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Long-Term Planning

Elliott_for_webThere are steps you can take before treatment to manage certain treatment-associated side effects. Some of these steps may minimize long-term complications caused by side effects. You should first meet with the cancer care team and discuss potential side effects and recommendations for managing them.

Prophylactic fluoride teeth treatment

If your loved one must undergo radiation therapy or chemoradiation therapy, he or she will be at higher risk for developing cavities, a problem attributed to decreased salivation. Prophylactic fluoride treatment is recommended to protect teeth during and after radiation treatment. Encourage your loved one to consider making a dental appointment for fluoride treatment if radiation is part of your loved one’s treatment plan.

Consult a registered nutritionist

Many treatment-associated side effects, such as severe mucositis or nausea and vomiting, can impair the desire to eat. In addition, some treatments can impair swallowing. Therefore, prior to the treatment, a nutritionist may provide recommendations specific to the treatment, such as foods to avoid and strategies to implement in case there are problems obtaining adequate nutrition. Your loved one’s nutritionist should provide strategies as to how to eat if certain side effects occur.

Consult a speech/swallowing therapist

People who receive radiation or chemoradiation therapy often develop complications in swallowing.

Researchers found that 25 percent of people with oropharyngeal cancer did not have the ability to functionally swallow three months after chemoradiation therapy. Moreover, 61 percent of the people who had chemoradiation therapy did not have a normal diet.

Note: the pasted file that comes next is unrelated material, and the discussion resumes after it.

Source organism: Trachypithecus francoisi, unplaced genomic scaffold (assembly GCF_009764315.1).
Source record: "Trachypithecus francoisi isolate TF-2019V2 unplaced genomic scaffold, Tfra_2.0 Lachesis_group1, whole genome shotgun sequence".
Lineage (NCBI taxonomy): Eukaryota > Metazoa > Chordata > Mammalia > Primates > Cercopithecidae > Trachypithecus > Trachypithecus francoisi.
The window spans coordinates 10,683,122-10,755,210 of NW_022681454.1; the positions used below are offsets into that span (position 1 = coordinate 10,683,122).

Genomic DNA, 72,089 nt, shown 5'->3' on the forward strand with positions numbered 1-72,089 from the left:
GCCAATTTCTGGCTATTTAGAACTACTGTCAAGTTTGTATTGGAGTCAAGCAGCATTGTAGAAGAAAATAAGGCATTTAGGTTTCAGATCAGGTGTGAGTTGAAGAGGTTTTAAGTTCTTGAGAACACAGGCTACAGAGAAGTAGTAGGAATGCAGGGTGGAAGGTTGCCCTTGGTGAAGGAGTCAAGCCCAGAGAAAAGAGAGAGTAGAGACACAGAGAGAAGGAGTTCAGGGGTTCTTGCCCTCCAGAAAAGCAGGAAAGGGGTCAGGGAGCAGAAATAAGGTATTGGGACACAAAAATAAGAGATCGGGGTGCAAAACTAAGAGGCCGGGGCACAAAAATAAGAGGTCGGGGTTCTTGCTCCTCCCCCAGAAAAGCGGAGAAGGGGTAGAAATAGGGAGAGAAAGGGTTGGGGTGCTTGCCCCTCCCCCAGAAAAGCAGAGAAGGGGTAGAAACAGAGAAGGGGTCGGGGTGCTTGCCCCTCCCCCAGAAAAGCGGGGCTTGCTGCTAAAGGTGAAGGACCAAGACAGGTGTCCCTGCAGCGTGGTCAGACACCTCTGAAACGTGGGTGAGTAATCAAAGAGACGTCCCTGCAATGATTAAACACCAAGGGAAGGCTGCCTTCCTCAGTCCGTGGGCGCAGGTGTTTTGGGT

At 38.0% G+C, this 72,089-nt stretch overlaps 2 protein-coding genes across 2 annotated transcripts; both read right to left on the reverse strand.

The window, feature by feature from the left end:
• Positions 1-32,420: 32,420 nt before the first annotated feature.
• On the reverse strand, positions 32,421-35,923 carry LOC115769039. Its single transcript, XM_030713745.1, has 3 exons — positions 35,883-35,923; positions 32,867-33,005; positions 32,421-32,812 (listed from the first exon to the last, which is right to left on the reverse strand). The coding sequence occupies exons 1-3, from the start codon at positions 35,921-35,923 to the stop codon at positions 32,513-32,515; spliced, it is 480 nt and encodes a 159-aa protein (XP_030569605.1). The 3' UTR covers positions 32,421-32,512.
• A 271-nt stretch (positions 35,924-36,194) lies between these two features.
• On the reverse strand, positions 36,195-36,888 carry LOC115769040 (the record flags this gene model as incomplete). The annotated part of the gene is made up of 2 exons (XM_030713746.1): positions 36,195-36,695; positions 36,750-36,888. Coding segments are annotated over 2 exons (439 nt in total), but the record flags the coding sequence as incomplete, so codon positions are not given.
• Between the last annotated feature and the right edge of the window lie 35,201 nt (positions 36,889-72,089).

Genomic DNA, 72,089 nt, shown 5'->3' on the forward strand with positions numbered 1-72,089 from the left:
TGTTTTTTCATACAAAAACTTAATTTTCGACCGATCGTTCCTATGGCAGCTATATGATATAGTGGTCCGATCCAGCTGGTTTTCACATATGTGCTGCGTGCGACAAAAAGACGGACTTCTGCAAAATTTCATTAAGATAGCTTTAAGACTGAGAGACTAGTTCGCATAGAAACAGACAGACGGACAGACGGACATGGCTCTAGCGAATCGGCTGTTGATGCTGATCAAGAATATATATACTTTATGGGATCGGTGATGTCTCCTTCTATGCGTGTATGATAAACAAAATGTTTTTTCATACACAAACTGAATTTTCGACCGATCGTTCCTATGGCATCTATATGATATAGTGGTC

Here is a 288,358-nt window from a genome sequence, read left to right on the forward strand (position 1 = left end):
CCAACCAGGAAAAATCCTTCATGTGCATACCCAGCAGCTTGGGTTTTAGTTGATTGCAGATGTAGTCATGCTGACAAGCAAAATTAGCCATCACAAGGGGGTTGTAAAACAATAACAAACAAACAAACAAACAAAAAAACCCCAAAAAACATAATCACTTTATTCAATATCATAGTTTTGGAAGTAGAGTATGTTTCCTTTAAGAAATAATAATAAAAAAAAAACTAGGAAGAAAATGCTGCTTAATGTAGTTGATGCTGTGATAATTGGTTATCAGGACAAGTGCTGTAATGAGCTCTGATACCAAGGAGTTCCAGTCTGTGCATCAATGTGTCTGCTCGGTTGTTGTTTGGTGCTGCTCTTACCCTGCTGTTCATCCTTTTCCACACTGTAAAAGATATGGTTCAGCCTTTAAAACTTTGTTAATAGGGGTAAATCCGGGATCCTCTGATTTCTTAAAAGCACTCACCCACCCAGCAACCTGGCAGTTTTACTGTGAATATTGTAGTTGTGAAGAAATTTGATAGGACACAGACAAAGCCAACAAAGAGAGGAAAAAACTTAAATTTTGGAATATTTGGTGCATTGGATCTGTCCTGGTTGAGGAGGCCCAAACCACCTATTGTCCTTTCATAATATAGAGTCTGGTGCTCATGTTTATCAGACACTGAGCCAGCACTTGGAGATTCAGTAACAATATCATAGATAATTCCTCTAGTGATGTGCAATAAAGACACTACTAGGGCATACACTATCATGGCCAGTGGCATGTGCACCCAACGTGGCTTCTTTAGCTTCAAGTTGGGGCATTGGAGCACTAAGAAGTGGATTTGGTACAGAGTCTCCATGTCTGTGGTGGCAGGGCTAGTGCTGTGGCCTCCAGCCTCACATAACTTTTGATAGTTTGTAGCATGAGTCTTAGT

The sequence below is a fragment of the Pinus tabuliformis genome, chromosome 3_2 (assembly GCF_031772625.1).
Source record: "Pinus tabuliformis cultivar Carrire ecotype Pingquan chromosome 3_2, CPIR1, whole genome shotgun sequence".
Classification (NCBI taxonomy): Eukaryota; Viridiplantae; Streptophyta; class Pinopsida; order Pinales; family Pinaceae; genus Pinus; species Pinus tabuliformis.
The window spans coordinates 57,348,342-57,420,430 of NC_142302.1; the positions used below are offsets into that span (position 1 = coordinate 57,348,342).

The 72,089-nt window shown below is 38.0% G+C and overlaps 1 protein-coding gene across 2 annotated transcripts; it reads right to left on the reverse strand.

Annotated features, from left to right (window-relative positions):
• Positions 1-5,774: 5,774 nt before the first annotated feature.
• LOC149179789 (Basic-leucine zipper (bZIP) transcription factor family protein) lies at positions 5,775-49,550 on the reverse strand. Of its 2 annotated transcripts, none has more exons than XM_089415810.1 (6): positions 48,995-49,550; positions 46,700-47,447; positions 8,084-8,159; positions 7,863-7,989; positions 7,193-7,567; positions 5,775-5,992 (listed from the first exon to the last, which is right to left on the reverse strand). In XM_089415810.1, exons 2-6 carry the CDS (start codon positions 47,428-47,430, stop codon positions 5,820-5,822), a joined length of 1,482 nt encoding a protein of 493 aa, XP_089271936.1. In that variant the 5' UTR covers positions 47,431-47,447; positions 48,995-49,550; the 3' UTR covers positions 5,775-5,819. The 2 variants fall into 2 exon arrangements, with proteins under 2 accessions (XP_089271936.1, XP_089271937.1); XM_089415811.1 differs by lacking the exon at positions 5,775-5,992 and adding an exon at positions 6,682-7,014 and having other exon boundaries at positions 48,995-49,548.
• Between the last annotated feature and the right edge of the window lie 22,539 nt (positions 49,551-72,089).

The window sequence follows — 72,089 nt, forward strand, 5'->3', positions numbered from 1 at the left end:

What steps can maximize the ability to swallow after radiation or chemoradiation therapy? If radiation is part of the treatment plan, the following recommendations can help:

  • The speech/swallowing therapist may do an evaluation of your loved one’s swallowing and speech before, during and after radiation or chemoradiation therapy.
  • Attend speech or swallowing therapy sessions if your therapist finds a deficit and recommends that you learn exercises.
  • Practice the recommended exercises. Researchers found that more patients maintained their ability to swallow if they did swallowing exercises before radiation therapy versus after radiation therapy.
  • Because decreased salivation will be a likely side effect, chew sugar-free gum, which can promote salivation and minimize the risk of developing cavities.
  • Depending on the recommendation of the cancer care team, patients may undergo periodic speech and swallowing evaluations post-therapy.

Begin an exercise program

Most patients will experience cancer-related fatigue during and after treatment, and for one in three people with cancer, the fatigue may be so severe they will not be able to participate in their usual activities. Exercise has been found to decrease cancer-related fatigue, so your loved one may want to consider starting an exercise program prior to the initiation of therapy.

Find a support group

People report experiencing stress and anxiety during the cancer journey. Moreover, one in three people experience moderate depression up to 10 years after receiving radiation therapy. Participating in patient support groups has been associated with improved quality of life. You and your loved one may want to consider identifying and participating in a support group.

Making those follow-up visits is very important. When your doctor tells you that you need a test, you go and get the test done.Debra R. (mucoepidermoid carcinoma of the palate survivor)

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